The EU should take an active role in sponsoring the search for a bilateral agreement between Greece and Turkey, for both a bilateral treaty or a submission to judicial proceedings for the Aegean issues, and for an agreement for Cyprus for the distribution of the tentative revenues from gas exports. Europe should stand ready to facilitate (bringing the parties together) and mediation (active third-party input including follow-up drafts) – not in official meetings with fixed agendas, but with ‘Track-2 Diplomacy’ in a flexible format, with no minutes and no public statements to secure maximum room for the search for solutions with mutual gains. An ideal starting point is the upcoming meeting of the EU Heads of State and Government on 1 and 2 October where there could be an informal understanding to that end on both missions and an overall package approach.

References

Acer, Y.(2003). The Aegean Maritime Disputes and International Law. London: Routledge.

Bickl, T. (2021) The Border Dispute between Croatia and Slovenia. The Stages of a Protracted Conflict and Its Implications on EU Enlargement. Cham: Springer.

Cataldi, G. (2013). Prospects for the judicial settlement of the dispute between Croatia and Slovenia over Piran Bay, in: N. Boschiero, T. Scovazzi, C. Pitea, C. Ragni (Eds.). International Courts and the development of International Law, pp. 257-268. The Hague: T.M.C. Asser Press.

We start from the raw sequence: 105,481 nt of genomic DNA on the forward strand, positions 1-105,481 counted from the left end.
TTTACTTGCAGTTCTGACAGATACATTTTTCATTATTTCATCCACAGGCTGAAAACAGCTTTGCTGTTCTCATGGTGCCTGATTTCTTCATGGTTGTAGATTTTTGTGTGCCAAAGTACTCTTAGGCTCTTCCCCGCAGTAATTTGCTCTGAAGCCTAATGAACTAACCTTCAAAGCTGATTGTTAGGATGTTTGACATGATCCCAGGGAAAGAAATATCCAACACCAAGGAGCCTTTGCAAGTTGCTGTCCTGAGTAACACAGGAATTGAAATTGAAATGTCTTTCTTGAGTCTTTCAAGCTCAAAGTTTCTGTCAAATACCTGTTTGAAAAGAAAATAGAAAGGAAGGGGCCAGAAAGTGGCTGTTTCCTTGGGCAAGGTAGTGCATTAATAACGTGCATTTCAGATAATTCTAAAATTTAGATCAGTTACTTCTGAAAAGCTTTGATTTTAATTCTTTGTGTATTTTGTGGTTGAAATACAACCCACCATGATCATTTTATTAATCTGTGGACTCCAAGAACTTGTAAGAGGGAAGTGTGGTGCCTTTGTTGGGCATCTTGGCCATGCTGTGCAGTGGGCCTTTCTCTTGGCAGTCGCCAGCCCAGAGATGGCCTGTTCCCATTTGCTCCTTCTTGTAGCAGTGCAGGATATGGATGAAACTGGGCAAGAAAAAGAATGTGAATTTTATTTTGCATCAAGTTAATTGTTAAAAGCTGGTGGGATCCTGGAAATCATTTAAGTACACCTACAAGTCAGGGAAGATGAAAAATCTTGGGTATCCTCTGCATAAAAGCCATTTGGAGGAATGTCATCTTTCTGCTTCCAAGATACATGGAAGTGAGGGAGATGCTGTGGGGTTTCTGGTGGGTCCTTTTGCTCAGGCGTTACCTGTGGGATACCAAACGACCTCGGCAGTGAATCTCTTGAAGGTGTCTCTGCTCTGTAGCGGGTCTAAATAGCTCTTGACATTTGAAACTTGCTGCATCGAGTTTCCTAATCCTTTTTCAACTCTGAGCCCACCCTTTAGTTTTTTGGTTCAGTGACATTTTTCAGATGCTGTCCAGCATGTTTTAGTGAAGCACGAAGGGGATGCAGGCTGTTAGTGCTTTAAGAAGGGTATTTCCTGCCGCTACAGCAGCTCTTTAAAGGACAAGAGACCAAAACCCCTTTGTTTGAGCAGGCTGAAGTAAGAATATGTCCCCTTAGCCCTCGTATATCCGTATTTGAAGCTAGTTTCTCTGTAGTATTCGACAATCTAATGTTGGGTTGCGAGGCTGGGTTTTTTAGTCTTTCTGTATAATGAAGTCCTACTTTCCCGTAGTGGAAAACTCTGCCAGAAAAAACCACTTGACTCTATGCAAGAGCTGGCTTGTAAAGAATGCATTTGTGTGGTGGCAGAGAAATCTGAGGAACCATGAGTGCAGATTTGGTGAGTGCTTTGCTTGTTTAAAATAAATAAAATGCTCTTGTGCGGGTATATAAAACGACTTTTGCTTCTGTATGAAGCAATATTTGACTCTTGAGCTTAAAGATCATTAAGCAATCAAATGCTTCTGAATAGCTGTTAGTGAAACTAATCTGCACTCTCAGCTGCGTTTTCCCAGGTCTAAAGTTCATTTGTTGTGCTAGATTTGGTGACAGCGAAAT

Grbec, M. (2015). Extension of coastal state jurisdiction in enclosed and semi-enclosed seas – a Mediterranean and Adriatic perspective. London: Routledge.

Heraclides, A. (2010). The Greek-Turkish Conflict in the Aegean. Basingstoke: Palgrave.

Heritage, A. & Lee, P. (2020). Order, Contestation and Ontological Security-Seeking in the South China Sea. Cham: Palgrave/Springer.

International Court of Justice. (1978, December 19). Judgement Aegean Continental Shelf Case (Greece v. Turkey).

Kalkan, E. (2020). The Longstanding Dispute Between Turkey and Greece: The Aegean Issue. International Journal of Economic and Administrative Studies, 28(1), 167-174.

Leanza, U. (1993). The Delimitation of the Continental Shelf of the Mediterranean Sea. International Journal Of Marine and Coastal Law, 8(3), 373-395.

Ministry of Foreign Affairs Turkey. (2020, February 18). Outstanding Issues in the Eastern Mediterranean and the Aegean Sea. Turkey’s Views and Policies.

Oxman, B. (1982). The Third United Nations Conference on the Law of the Sea: The Tenth Session (1981). American Journal of International Law, 76(1), 1-23.

Tanaka, Y. (2015). The International Law of the Sea. Cambridge: Cambridge University Press.

Van Dyke, J. (2005). An analysis of the Aegean disputes under international law. Ocean Development & International Law, 36(1), 63-117.

Vassalotti, J. (2011). Rough Seas: The Greek-Turkish Aegean Sea Dispute and Ideas for Resolution. Loyola of Los Angeles International and Comparative Law Review, 33(3), 387-400.

Yiallourides, C. (2020, August 25). Part I: Some Observations on the Agreement between Greece and Egypt on the Delimitation of the Exclusive Economic Zone. EJIL Talk.

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This post may be cited as: Thomas Bickl, “EU v. Turkey in the Eastern Mediterranean: a good moment to sponsor dispute settlement″ (September 30,2020), on-line: NCLOS T Bickl Blog no fts EU-Turkey